It’s important that you are up for the physical challenge that your route poses. For example, if you’ve never ridden multiple six-hour rides in a row, don’t plan for that. Start with days you know you can manage, even if it means you’re not riding huge distances. There are no rules to bikepacking. This is your adventure, and if that means you’re riding a couple of hours per day and hanging out by a lake and eating ice cream for the rest, then so be it! Someone told me that getting supported on my trip was “cheating.” I laughed at that because I hadn’t realized it was a competition!
If you’ve never ridden alone for long periods before, it may feel weird and lonely. Be ready for it. Embrace it. I often use long solo rides to shut my brain off and take in my surroundings or work out problems and regain a feeling of balance. Some people listen to music and podcasts. Engage in some self-awareness and learn what you need.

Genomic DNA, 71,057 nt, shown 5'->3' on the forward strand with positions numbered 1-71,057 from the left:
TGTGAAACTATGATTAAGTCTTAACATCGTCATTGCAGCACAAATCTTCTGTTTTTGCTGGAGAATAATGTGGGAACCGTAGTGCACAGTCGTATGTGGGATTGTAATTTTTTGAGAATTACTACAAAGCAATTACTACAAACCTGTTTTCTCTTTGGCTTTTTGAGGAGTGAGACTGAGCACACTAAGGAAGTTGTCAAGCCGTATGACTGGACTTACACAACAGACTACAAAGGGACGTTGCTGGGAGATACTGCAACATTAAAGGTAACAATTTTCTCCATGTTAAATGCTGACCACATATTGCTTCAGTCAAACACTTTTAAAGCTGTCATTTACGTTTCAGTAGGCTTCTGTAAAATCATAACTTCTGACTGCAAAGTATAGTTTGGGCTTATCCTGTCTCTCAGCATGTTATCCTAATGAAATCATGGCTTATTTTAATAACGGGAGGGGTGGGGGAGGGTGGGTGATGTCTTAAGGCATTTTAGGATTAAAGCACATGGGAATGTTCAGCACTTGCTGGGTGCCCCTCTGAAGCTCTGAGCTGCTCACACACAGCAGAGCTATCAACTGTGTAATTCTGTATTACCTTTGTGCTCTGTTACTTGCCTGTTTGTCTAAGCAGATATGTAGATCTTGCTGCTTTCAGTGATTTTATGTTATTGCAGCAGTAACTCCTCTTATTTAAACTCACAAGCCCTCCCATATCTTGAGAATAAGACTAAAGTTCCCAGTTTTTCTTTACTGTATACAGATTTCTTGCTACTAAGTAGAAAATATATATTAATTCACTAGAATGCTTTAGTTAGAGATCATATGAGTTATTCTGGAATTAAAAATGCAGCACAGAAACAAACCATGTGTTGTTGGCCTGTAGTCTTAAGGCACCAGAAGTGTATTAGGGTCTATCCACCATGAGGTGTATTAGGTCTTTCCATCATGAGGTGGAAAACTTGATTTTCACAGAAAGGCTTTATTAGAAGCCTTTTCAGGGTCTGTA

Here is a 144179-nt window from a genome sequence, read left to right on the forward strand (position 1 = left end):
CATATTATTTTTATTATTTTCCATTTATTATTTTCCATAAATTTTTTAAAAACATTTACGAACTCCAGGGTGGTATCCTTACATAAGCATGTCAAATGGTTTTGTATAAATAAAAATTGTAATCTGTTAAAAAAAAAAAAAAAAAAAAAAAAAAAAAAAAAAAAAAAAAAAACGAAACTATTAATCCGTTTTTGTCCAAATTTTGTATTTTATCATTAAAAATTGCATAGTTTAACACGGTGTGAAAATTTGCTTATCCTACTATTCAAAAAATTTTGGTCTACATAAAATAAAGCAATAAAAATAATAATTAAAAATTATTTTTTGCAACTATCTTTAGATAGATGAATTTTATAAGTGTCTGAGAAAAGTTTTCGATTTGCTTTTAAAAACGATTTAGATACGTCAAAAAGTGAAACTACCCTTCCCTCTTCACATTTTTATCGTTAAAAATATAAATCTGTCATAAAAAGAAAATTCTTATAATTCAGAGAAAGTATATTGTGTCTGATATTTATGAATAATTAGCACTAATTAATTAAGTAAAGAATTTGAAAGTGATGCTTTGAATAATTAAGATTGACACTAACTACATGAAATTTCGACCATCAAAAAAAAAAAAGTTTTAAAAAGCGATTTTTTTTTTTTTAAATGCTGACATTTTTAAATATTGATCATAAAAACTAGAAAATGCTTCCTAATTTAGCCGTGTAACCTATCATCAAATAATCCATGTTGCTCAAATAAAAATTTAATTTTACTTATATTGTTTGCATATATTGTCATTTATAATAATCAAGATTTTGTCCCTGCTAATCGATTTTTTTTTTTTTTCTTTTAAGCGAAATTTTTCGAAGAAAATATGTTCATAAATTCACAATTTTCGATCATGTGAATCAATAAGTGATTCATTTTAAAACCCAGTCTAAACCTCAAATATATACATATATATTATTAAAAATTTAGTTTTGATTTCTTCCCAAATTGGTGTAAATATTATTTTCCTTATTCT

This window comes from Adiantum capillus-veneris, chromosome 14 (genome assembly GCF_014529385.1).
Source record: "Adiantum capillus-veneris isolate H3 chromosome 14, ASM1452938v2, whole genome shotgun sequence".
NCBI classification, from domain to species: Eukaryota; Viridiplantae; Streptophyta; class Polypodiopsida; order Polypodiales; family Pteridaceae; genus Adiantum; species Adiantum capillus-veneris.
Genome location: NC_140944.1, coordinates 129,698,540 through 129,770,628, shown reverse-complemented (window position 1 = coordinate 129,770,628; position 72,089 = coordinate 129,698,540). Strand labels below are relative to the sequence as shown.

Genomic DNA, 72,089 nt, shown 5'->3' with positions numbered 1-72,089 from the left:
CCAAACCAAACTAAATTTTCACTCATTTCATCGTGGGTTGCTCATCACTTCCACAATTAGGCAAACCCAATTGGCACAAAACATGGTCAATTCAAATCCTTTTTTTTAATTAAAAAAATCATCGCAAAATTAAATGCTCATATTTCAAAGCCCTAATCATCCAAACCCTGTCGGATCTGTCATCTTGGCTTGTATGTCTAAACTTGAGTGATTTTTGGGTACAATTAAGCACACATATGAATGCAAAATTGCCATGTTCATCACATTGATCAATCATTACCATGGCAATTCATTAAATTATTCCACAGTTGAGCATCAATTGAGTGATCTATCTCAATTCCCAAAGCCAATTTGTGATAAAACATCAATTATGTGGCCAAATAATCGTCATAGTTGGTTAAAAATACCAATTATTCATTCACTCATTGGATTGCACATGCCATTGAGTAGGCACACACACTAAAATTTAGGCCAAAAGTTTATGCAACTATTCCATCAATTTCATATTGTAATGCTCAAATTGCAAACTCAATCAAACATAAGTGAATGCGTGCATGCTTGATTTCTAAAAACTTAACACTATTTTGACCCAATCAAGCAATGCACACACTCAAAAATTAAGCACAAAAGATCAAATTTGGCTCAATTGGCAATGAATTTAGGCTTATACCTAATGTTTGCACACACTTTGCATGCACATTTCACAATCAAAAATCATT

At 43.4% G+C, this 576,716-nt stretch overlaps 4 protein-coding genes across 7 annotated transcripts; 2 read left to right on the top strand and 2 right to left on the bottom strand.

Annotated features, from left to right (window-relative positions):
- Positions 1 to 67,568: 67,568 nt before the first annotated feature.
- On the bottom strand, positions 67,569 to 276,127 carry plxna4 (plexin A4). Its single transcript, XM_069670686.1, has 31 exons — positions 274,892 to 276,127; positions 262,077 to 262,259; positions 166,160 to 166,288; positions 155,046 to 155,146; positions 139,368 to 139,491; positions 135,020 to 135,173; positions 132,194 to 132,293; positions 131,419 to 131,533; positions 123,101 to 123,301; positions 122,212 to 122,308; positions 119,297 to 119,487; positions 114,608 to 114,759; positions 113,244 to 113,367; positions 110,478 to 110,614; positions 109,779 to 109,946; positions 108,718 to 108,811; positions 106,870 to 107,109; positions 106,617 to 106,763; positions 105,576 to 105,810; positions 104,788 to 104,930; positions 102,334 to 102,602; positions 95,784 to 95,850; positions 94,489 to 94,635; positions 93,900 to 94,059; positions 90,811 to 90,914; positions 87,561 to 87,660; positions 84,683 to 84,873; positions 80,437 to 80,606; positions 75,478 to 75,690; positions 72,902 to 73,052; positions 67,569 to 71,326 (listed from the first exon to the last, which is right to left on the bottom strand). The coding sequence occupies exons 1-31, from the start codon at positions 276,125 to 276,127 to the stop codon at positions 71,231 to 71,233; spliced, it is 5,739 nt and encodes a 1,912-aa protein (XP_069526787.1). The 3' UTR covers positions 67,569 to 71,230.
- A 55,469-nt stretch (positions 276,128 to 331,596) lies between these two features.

Take a course and learn the basics of repairing your bike on the side of the road or trail when there’s no one around to help you. Knowing which tools you need to carry and how to use all of them could save your day – or your whole trip.
It also wouldn’t hurt to have some First Aid knowledge and training in case you need to treat yourself.
My trip with my parents was more special than I could ever have imagined, even though at first it felt like a compromise, because I wasn’t doing the whole thing alone and carrying all of my own gear. It didn’t take me long to realize that the way we chose to do it was perfect for us. I got the epic backcountry adventure I’d been dreaming of and my parents got out of the house to explore new corners of the province. Without them, my trip wouldn’t have been possible and without me, neither would theirs.